With increasingly volatile weather driven by climate change jeopardizing grid reliability in large portions of the U.S., our nation’s aging power grid is under stress like never before. Energy storage is the foundation for a decarbonized, affordable and resilient grid.
Increasing extreme weather conditions and strain on the power grid
While America’s power grid has been showing signs of distress for years, it is likely to be tested again this year with the onslaught of threats from extreme heat, ongoing drought, and wildfires. Regulators are warning that the kind of rolling outages that have plagued California and Texas over the last couple of years could be far more widespread this year, potentially impacting the West, the Pacific Northwest, the Midwest, and Texas as hot summer weather arrives. Nearly 100 million people faced heat warnings and advisories across the U.S. this week due to an early season heat wave that saw high-temperature records set from California to Texas over the weekend.
Electricity use soared to an all-time high in Texas this week amid a searing heat wave with the demand on the power grid topping 76.5 gigawatts on June 21 surpassing a record set the previous week. Power use is likely to reach 77.2 GW, setting another new record later that same week. While Texas regularly tops 100 degrees (38 Celsius), it’s still early in the season for temperatures to be so extreme.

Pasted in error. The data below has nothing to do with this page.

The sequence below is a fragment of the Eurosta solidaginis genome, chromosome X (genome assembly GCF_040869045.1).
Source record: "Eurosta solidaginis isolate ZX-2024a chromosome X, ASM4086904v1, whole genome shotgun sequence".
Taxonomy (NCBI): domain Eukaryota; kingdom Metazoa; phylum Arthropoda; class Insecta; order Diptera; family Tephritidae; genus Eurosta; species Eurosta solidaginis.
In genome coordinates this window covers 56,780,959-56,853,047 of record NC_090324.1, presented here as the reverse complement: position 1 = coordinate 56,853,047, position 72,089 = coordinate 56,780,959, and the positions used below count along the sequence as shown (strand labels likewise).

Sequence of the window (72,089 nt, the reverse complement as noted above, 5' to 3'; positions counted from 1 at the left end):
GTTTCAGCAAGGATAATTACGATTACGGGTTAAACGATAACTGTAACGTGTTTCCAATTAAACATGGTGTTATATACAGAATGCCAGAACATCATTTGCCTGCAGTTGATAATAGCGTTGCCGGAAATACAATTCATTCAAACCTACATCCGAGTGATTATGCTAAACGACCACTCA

Extended periods of intense heat waves are likely to continue across the U.S throughout the summer. They are expected to continue pushing power usage even higher, elevating the risk of energy shortfalls. California is likely to have a supply shortfall of 1700 MW, equivalent to the power required by approximately 1.3 million homes; according to some models, under the most extreme scenarios, the projected shortfall could reach 5000MW, the power needed by about 3.7 million homes. The Midwest is also grappling with forecasts that it lacks the power needed to get through a heat wave which indicates a risk of power outages for millions of homes.